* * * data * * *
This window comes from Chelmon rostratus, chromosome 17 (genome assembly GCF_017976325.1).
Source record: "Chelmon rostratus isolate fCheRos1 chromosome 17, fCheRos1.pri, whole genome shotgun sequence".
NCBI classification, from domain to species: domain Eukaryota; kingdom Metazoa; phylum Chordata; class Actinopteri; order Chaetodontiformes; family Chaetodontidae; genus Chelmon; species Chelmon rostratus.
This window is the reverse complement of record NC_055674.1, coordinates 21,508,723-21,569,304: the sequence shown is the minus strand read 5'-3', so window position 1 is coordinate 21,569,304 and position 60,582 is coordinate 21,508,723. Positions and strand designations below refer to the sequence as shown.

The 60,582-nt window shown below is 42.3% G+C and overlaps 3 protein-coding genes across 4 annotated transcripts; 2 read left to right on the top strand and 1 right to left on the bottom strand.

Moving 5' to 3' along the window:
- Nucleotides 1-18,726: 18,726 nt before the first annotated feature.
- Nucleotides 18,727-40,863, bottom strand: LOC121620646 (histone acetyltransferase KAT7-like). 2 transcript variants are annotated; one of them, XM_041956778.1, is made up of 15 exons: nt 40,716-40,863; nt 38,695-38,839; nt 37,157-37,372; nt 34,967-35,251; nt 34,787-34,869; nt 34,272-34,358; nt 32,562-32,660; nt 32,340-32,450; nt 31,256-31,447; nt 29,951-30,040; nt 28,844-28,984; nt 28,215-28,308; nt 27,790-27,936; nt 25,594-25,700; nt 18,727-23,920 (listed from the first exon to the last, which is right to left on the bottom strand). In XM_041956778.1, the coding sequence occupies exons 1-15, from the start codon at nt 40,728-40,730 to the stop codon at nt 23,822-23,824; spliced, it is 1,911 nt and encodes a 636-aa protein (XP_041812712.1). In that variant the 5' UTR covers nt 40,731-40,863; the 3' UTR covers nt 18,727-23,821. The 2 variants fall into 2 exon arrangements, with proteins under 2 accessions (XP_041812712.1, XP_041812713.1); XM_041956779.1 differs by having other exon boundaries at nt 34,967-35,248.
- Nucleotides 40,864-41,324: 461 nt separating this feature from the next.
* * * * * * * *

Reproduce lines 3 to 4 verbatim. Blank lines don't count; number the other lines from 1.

NCBI classification, from domain to species: domain Eukaryota; kingdom Metazoa; phylum Chordata; class Actinopteri; order Chaetodontiformes; family Chaetodontidae; genus Chelmon; species Chelmon rostratus.
This window is the reverse complement of record NC_055674.1, coordinates 21,508,723-21,569,304: the sequence shown is the minus strand read 5'-3', so window position 1 is coordinate 21,569,304 and position 60,582 is coordinate 21,508,723. Positions and strand designations below refer to the sequence as shown.